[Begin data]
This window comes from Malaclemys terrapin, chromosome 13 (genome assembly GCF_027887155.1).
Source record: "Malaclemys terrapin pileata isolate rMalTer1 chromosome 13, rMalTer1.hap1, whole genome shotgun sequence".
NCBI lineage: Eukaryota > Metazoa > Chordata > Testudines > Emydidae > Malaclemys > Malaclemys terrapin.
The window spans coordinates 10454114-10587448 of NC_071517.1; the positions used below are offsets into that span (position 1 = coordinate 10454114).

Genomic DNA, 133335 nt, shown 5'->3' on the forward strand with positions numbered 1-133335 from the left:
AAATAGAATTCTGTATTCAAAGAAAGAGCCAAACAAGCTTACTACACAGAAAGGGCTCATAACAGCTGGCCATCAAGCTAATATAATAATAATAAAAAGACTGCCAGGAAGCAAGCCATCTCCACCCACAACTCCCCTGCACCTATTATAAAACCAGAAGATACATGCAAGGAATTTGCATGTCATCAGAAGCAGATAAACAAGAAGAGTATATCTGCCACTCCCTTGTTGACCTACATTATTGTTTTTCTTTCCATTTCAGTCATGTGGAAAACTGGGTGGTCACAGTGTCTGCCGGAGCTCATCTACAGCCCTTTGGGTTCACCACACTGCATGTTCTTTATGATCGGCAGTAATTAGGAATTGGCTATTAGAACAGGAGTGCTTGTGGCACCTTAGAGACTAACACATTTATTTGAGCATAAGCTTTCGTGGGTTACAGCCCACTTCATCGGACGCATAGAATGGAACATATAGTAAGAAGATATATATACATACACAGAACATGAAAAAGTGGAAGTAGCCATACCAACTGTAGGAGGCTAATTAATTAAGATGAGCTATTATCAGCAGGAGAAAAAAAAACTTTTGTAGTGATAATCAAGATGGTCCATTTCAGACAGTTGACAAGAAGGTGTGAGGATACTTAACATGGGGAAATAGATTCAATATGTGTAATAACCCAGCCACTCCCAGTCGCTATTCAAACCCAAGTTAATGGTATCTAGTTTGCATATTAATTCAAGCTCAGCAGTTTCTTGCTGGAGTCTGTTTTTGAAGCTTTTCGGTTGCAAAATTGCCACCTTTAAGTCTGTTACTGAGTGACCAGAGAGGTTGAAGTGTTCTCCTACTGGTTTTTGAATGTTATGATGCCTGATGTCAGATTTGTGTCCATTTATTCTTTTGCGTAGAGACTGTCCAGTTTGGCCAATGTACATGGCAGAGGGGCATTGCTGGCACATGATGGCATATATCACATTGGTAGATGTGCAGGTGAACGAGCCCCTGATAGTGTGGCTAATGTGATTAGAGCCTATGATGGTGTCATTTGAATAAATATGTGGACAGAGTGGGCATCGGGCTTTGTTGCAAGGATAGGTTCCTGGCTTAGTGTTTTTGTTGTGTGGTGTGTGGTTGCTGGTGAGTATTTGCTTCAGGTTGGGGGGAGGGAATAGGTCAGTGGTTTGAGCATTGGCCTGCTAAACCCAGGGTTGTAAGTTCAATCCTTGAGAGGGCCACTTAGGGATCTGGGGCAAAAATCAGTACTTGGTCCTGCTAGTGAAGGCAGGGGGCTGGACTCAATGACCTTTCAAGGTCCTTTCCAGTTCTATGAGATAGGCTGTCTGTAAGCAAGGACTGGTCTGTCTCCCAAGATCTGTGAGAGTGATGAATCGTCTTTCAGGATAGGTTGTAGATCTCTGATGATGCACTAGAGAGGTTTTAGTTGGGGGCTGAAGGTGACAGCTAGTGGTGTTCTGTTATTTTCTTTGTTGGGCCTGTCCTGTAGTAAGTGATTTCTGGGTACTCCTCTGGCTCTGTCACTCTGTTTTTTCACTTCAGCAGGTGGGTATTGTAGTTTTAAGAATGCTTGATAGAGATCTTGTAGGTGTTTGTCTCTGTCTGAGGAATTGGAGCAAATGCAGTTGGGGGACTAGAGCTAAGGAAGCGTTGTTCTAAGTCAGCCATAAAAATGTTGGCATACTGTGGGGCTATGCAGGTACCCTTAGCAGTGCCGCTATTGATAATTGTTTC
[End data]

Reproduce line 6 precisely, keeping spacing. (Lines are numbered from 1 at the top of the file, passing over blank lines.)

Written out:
AAATAGAATTCTGTATTCAAAGAAAGAGCCAAACAAGCTTACTACACAGAAAGGGCTCATAACAGCTGGCCATCAAGCTAATATAATAATAATAAAAAGACTGCCAGGAAGCAAGCCATCTCCACCCACAACTCCCCTGCACCTATTATAAAACCAGAAGATACATGCAAGGAATTTGCATGTCATCAGAAGCAGATAAACAAGAAGAGTATATCTGCCACTCCCTTGTTGACCTACATTATTGTTTTTCTTTCCATTTCAGTCATGTGGAAAACTGGGTGGTCACAGTGTCTGCCGGAGCTCATCTACAGCCCTTTGGGTTCACCACACTGCATGTTCTTTATGATCGGCAGTAATTAGGAATTGGCTATTAGAACAGGAGTGCTTGTGGCACCTTAGAGACTAACACATTTATTTGAGCATAAGCTTTCGTGGGTTACAGCCCACTTCATCGGACGCATAGAATGGAACATATAGTAAGAAGATATATATACATACACAGAACATGAAAAAGTGGAAGTAGCCATACCAACTGTAGGAGGCTAATTAATTAAGATGAGCTATTATCAGCAGGAGAAAAAAAAACTTTTGTAGTGATAATCAAGATGGTCCATTTCAGACAGTTGACAAGAAGGTGTGAGGATACTTAACATGGGGAAATAGATTCAATATGTGTAATAACCCAGCCACTCCCAGTCGCTATTCAAACCCAAGTTAATGGTATCTAGTTTGCATATTAATTCAAGCTCAGCAGTTTCTTGCTGGAGTCTGTTTTTGAAGCTTTTCGGTTGCAAAATTGCCACCTTTAAGTCTGTTACTGAGTGACCAGAGAGGTTGAAGTGTTCTCCTACTGGTTTTTGAATGTTATGATGCCTGATGTCAGATTTGTGTCCATTTATTCTTTTGCGTAGAGACTGTCCAGTTTGGCCAATGTACATGGCAGAGGGGCATTGCTGGCACATGATGGCATATATCACATTGGTAGATGTGCAGGTGAACGAGCCCCTGATAGTGTGGCTAATGTGATTAGAGCCTATGATGGTGTCATTTGAATAAATATGTGGACAGAGTGGGCATCGGGCTTTGTTGCAAGGATAGGTTCCTGGCTTAGTGTTTTTGTTGTGTGGTGTGTGGTTGCTGGTGAGTATTTGCTTCAGGTTGGGGGGAGGGAATAGGTCAGTGGTTTGAGCATTGGCCTGCTAAACCCAGGGTTGTAAGTTCAATCCTTGAGAGGGCCACTTAGGGATCTGGGGCAAAAATCAGTACTTGGTCCTGCTAGTGAAGGCAGGGGGCTGGACTCAATGACCTTTCAAGGTCCTTTCCAGTTCTATGAGATAGGCTGTCTGTAAGCAAGGACTGGTCTGTCTCCCAAGATCTGTGAGAGTGATGAATCGTCTTTCAGGATAGGTTGTAGATCTCTGATGATGCACTAGAGAGGTTTTAGTTGGGGGCTGAAGGTGACAGCTAGTGGTGTTCTGTTATTTTCTTTGTTGGGCCTGTCCTGTAGTAAGTGATTTCTGGGTACTCCTCTGGCTCTGTCACTCTGTTTTTTCACTTCAGCAGGTGGGTATTGTAGTTTTAAGAATGCTTGATAGAGATCTTGTAGGTGTTTGTCTCTGTCTGAGGAATTGGAGCAAATGCAGTTGGGGGACTAGAGCTAAGGAAGCGTTGTTCTAAGTCAGCCATAAAAATGTTGGCATACTGTGGGGCTATGCAGGTACCCTTAGCAGTGCCGCTATTGATAATTGTTTC